Activity centres and apartments

People’s reluctance to accept apartments and the high cost of construction in Perth can make them difficult to deliver, and less appealing to the market particularly in areas with limited amenity. As congestion increases in Perth and Peel, and the resultant travel time and costs escalate, some people may seek to move closer to their place of work. In so doing, they may be more prepared to ‘trade-off’ their preferred housing type for a smaller dwelling in a more amenable location.

At face value, apartments in the right location present an opportunity to improve both diversity and affordability. These findings aligns with WAPC Statement of Planning Policy SPP 4.2 - Activity Centres for Perth and Peel which aims to increase housing in and around appropriate centres as well as create a greater diversity of entertainment, social and transactional uses in centres.

Incentives for infill?

Respondents expressed a strong preference to live in a separate house, however, many also indicated that they will trade-off to denser forms of housing in the right set of circumstances.

Price is considered one of the most important drivers of these decisions. State and local government and the housing industry need to encourage opportunities for supplying a greater diversity of housing types, such as through partnerships, use of incentives, and the application of higher densities in locations with good amenity and access to quality public transport.

Sustainable features: overcoming up-front costs

Delivery of housing with sustainable features such as solar panels and water tanks was identified as important to study participants, however, most were not prepared to shoulder the upfront costs. Smarter packaging and pricing of sustainable features will be key to increasing demand for all sustainable homes. People have a clear desire for climate responsiveness and reducing household running costs. The challenge is delivering these at a cost that people are willing and able to pay, up front.

Planning Strategies

The findings of the study confirm that many Perth residents are prepared to choose the compact housing types (particularly semidetached homes) required to meet the 47% infill target identified by Directions 2031. The challenge will be to create planning frameworks that respond to and deliver the types of housing that meet this demand, while meeting infill housing targets.

Housing strategies

The findings indicate a lack of affordable housing options for both purchasers and renters with a number of respondents unable to afford any of the housing options available to either buy or rent.

The results also suggest that a significant proportion of future housing demand will come from renters seeking to switch tenure, indicating a strong demand for affordable purchase alternatives.

The State Affordable Housing Strategy 2010 to 2020: Opening Doors to Affordable Housing aims to increase the availability of affordable housing for low to moderate income households.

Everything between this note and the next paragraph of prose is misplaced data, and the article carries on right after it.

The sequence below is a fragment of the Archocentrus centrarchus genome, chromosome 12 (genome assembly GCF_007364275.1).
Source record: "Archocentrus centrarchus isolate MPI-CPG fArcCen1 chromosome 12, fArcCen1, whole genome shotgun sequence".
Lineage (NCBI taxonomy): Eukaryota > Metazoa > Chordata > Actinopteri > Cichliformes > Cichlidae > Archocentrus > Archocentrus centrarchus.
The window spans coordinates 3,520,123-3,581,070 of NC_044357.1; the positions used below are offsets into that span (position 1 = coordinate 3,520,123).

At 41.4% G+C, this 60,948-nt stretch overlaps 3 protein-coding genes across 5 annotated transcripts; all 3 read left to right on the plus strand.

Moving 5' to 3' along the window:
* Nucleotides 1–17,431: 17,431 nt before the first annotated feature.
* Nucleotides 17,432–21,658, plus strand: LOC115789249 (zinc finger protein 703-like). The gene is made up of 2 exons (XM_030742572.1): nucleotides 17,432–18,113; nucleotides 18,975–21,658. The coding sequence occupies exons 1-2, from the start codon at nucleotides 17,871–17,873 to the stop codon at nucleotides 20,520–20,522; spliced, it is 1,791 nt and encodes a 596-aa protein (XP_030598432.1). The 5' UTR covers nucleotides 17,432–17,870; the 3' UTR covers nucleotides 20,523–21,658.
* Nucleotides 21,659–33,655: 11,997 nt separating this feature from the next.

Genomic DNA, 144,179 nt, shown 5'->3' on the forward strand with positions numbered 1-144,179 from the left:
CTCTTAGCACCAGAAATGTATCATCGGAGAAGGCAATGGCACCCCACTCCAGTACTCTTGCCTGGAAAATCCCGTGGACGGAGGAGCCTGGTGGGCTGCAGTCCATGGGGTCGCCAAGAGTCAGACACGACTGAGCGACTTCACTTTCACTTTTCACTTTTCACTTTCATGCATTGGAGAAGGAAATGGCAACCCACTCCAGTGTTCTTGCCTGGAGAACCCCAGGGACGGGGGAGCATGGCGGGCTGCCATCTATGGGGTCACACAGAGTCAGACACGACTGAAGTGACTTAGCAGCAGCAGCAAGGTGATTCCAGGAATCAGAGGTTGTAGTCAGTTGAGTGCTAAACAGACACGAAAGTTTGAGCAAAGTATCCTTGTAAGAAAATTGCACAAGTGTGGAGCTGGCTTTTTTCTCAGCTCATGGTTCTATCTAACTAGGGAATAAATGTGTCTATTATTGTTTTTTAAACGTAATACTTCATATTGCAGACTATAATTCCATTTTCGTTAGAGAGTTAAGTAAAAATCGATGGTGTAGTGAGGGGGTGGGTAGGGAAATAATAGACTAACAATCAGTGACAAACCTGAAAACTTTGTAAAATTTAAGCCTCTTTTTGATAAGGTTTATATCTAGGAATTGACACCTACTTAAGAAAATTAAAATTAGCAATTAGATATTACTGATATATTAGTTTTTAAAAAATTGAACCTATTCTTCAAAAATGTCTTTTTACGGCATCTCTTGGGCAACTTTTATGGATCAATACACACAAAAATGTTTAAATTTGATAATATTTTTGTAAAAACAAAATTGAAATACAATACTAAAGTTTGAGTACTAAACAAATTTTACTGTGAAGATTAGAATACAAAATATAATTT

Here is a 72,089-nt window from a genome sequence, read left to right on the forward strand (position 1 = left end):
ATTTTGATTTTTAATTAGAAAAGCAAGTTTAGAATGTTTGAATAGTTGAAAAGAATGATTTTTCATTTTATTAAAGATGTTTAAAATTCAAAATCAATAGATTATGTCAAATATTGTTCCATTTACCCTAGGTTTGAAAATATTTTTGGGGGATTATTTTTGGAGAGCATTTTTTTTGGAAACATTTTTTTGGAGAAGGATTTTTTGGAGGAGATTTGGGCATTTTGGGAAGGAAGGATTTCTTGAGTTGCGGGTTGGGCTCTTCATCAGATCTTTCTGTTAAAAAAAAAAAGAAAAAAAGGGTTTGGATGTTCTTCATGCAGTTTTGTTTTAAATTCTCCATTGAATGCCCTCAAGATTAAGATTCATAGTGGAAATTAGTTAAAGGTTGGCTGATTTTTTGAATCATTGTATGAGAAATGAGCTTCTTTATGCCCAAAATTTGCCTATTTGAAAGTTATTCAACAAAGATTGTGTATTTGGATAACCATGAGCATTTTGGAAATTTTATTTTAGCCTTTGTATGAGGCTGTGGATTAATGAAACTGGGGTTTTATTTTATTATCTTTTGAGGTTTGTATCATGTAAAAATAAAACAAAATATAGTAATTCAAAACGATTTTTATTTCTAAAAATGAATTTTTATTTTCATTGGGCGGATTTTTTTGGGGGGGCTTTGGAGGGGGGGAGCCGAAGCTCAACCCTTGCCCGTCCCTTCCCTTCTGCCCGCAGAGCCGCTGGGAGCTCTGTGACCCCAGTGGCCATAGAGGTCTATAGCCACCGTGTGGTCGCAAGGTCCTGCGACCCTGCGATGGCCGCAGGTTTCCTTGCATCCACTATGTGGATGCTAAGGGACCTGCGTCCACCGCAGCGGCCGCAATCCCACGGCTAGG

Among the intended outcomes of the Strategy is increased density and diversity of housing, more use of affordable construction techniques and better alignment of housing stock to the number of occupants. This research provides greater certainty about the appetite for these concepts and will help to inform industry as well as local and state governments in the delivery of their housing strategies.


Taxation was identified as a major impediment to downsizing because it penalises the transaction of land. There are few incentives for older people to change the house in which they live to one more suited to their household composition. A different tax structure or incentives may assist to encourage downsizing.

Identification of this issue will hopefully inform the next round of taxation reform and improve opportunities to better utilise our existing housing stock.

Key Contribution the Project Makes to Planning Practice and Learning

This research project was conducted by Hames Sharley and Curtin Business School with support from the Western Australian offices of the Housing Industry Association, Planning Institute of Australia and the Property Council of Australia.

Undertaking Perth and Peel specific research into the types of dwellings people want to live in and where they want to live provides unique insight into household decision making factors. Prioritising these factors into those that are foremost in households minds and those that are ‘nice to haves’ arms housing and planning policy makers and housing industry providers with What Matters Most and what Trade-Offs people are prepared to make to live in their desired location and dwelling type.

The research began with participants being able to express desires unfettered by budget and in its later stages probed decision making under real world financial constraints. This approach allows an understanding as to whether priorities change when affordability is taken into account. Central to the analysis was the comparison with the stock Perth currently has and the types of dwellings residents say they would choose.

The Housing We’d Choose: a Study for Perth and Peel is an important unprecedented benchmark and source of information which has allowed myths to be dispelled, around factors such as the number of bedrooms that households demand. Other long held views such as the desire for the separate house being part of the Western Australian dream was able to be confirmed.

The pressures and challenges that brought the study into being, such as population growth, demographic shifts, congestion and travel times and the value placed on amenities are evidenced in the results which show a preparedness to trade off to a smaller semidetached dwelling if it allows the household to access their preferred location.


The Housing We’d Choose: a Study for Perth and Peel marks the beginning of an important conversation about Perth’s future. Both government and the development industry now have a much better understanding of the real life choices that Perth residents are prepared to make when deciding the location, size and type of house that they want to live in. The collective challenge is to deliver housing that responds to these choices.

All levels of government and developers will need to find opportunities to remove the barriers, reduce the costs and increase the efficiency of delivery of the diversity and density of housing, particularly closer to the Perth CBD.